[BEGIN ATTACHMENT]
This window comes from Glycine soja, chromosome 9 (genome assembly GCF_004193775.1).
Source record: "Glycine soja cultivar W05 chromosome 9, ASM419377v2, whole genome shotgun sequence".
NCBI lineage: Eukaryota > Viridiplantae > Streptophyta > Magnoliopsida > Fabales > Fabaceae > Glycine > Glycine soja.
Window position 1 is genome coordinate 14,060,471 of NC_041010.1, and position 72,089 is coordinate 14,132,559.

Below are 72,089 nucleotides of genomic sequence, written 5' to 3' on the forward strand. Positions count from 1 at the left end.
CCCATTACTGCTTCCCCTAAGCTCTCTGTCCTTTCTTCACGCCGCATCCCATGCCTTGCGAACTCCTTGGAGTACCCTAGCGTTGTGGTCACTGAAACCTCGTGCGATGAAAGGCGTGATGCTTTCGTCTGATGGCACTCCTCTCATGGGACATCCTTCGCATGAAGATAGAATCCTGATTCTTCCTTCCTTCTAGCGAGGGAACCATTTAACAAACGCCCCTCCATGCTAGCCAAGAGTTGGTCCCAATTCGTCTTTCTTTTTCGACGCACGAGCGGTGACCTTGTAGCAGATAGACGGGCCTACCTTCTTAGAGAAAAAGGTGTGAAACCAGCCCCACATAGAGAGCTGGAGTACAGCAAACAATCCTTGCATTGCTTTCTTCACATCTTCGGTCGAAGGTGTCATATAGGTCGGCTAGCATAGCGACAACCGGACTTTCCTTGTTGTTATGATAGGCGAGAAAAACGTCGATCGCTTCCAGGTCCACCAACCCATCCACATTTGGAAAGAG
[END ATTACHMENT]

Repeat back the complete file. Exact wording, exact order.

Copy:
This window comes from Glycine soja, chromosome 9 (genome assembly GCF_004193775.1).
Source record: "Glycine soja cultivar W05 chromosome 9, ASM419377v2, whole genome shotgun sequence".
NCBI lineage: Eukaryota > Viridiplantae > Streptophyta > Magnoliopsida > Fabales > Fabaceae > Glycine > Glycine soja.
Window position 1 is genome coordinate 14,060,471 of NC_041010.1, and position 72,089 is coordinate 14,132,559.

Below are 72,089 nucleotides of genomic sequence, written 5' to 3' on the forward strand. Positions count from 1 at the left end.
CCCATTACTGCTTCCCCTAAGCTCTCTGTCCTTTCTTCACGCCGCATCCCATGCCTTGCGAACTCCTTGGAGTACCCTAGCGTTGTGGTCACTGAAACCTCGTGCGATGAAAGGCGTGATGCTTTCGTCTGATGGCACTCCTCTCATGGGACATCCTTCGCATGAAGATAGAATCCTGATTCTTCCTTCCTTCTAGCGAGGGAACCATTTAACAAACGCCCCTCCATGCTAGCCAAGAGTTGGTCCCAATTCGTCTTTCTTTTTCGACGCACGAGCGGTGACCTTGTAGCAGATAGACGGGCCTACCTTCTTAGAGAAAAAGGTGTGAAACCAGCCCCACATAGAGAGCTGGAGTACAGCAAACAATCCTTGCATTGCTTTCTTCACATCTTCGGTCGAAGGTGTCATATAGGTCGGCTAGCATAGCGACAACCGGACTTTCCTTGTTGTTATGATAGGCGAGAAAAACGTCGATCGCTTCCAGGTCCACCAACCCATCCACATTTGGAAAGAG